The reason why the most of the scientific works are so boring is that their authors do not wonder the right questions, do not use the right approaches and just wnat to be ocnfirmative of previous results. and why this? because they are feared that the scientific community, that is very very conservative, could isolate them and the scientific journal could reject their works.
But the most important scientists like Darwin, Einstein, Turing etc were thrilling in their works because they had the courage to be thrilling in their approach to science.
So, ok multimedia presentations, but we should be interesting more for our contents than for our presentationsFollowing
- Nancy Rodriguez added an answer:Which free software would you recommend for high quality 3D scientific visualisation?I use Paraview and have experimented with Mayavi for 3D visualisation (volume rendering, surface plots etc.). I find Paraview can be lacking in quality at times and Mayavi has been difficult to use - are there any alternatives people could recommend?Hi,
VTK is also a widely know software for visualization http://www.vtk.org/
- Sean T Osis added an answer:I'm working on a book and conference on visualization.Anyone have any interesting stories of references about things that cannot be visualized, or where visualization is inadequate, or misleading? I'm interested in the limits of visualization, because so much of the literature is about creating visualizations, which are imagined as simply good -- always potentially useful, perhaps partial, but never fundamentally misguided, misleading, inadequate, or a priori impossible.Colin Ware has published some interesting work that is more cognitive in nature, but he does provide some examples of the limits of human visual abilities.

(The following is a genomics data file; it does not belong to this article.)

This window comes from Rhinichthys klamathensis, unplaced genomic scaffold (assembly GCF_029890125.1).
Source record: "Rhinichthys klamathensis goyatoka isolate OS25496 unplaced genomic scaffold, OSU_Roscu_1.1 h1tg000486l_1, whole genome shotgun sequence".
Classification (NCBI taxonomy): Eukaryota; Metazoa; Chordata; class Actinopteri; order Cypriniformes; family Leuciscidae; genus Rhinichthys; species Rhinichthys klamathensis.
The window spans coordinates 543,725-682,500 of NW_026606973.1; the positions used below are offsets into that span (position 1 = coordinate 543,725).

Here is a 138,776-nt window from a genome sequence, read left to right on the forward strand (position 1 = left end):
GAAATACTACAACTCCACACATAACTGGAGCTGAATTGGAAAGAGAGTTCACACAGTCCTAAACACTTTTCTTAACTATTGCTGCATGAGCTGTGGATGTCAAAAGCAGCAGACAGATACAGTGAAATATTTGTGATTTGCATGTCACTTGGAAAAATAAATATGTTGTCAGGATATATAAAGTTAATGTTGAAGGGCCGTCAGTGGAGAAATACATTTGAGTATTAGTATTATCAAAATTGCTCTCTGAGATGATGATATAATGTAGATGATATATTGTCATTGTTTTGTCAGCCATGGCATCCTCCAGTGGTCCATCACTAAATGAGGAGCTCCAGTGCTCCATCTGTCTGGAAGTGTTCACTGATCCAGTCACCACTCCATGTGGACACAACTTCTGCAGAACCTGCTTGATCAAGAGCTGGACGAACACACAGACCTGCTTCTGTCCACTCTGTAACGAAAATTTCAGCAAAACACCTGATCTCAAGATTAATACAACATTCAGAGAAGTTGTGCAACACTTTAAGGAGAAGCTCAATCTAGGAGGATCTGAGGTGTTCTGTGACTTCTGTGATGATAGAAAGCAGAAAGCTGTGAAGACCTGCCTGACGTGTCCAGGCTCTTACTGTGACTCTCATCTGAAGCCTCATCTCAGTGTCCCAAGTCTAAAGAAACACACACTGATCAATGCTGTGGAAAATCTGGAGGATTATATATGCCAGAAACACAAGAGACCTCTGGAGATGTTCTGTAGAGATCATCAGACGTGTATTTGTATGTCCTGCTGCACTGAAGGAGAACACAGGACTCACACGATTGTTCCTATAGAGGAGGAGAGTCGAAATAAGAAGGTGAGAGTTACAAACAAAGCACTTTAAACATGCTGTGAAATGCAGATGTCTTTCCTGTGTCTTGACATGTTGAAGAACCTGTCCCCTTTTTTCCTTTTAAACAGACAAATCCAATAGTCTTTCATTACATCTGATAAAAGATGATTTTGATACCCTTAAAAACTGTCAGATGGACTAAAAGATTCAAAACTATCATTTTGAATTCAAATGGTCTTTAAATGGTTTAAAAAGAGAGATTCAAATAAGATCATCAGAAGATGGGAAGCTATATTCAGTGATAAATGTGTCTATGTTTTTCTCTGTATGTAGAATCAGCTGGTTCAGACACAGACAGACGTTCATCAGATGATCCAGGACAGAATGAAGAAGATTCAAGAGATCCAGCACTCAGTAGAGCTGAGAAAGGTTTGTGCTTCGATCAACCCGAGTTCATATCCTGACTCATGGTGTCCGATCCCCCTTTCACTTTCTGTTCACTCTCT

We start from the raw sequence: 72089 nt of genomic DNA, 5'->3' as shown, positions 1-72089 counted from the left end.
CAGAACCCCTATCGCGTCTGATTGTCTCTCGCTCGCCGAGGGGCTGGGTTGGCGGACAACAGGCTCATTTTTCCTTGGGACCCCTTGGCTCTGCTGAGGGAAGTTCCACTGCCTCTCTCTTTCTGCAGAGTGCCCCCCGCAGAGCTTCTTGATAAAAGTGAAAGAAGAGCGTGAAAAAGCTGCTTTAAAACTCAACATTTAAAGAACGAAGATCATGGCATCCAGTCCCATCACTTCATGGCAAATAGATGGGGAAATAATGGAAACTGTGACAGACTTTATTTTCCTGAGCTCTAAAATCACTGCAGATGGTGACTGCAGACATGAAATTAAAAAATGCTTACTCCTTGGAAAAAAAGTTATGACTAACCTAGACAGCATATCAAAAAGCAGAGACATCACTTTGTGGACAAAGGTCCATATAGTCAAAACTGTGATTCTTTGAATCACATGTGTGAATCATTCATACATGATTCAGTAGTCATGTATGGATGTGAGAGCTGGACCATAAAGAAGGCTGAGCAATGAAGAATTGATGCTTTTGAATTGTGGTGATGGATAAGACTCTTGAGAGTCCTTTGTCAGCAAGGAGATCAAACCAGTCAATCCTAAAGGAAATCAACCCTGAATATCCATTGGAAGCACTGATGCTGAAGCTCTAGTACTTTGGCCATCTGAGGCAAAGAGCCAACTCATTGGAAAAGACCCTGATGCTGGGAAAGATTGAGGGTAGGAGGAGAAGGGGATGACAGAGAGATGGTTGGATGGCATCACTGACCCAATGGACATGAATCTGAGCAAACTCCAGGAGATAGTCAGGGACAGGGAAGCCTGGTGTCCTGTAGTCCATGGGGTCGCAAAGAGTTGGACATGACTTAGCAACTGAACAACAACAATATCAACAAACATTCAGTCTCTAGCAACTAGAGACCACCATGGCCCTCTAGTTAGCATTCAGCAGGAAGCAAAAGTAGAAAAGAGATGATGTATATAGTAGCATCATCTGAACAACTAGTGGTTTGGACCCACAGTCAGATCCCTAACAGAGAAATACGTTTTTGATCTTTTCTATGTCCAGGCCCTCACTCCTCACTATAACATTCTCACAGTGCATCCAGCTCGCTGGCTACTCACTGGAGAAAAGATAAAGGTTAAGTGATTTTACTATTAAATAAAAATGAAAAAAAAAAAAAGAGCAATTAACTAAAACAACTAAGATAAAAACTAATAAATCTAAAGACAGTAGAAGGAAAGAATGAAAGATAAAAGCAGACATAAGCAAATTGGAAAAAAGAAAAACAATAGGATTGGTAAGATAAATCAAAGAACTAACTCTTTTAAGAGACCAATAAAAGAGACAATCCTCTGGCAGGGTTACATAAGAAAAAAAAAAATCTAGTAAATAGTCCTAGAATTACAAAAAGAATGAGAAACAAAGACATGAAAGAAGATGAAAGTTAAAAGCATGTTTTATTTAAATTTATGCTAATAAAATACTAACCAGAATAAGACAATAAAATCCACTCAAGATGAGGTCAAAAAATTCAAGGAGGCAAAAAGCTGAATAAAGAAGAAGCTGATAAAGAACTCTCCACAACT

I think Phuoc Tran Vinh has made a very good point. There is often a disconnect between the number of variables of interest, and the capability to represent them on a 2D (or maybe 3D?) visual display. My process of visualizing data often begins with asking the question: which 2-3 variables are most important? I find this question helpful in creating a visualization, but it could inherently bias whatever I come up with by leaving important items out of the result.Following
- Roy Trevor Williams added an answer:How important is storytelling and visualization for your science?Two weeks ago, I attended two interesting presentations, one of a British SME (shoothill) on visualizing scientific data for the public (for example applying a technique known as Deep Zoom), the other of the Polytechnic University of Milan on using NASA world wind as a virtual globe in the area of environmental modeling. Both make me think of the role of visualizing research results depending on the target audience and about telling the right story to the right people. I have the feeling that in my filed (geospatial information science and Digital Earth), we still miss a strong commitment to such ideas and also education has to increase on related topics. Do you share this view / maybe also in other research areas? What are your experiences?Hi, visualisation is essential to what we are doing, which is to try to describe the dynamics of learning in open (emergent) systems. We have developed a 3D footprint that tracks 25 variables, simultaneously, across a learning event. It could still do with some automation and interactivity, but its working for us (and for others, too).
- Irene Baron added an answer:What is the future of scientific illustration?Hi there,
I'd love to hear your thoughts about what you think will be the next generation scientific visualization approach. Will it be interactive? More photo-realistic? What are the skills we need to learn today to keep up in the future?Following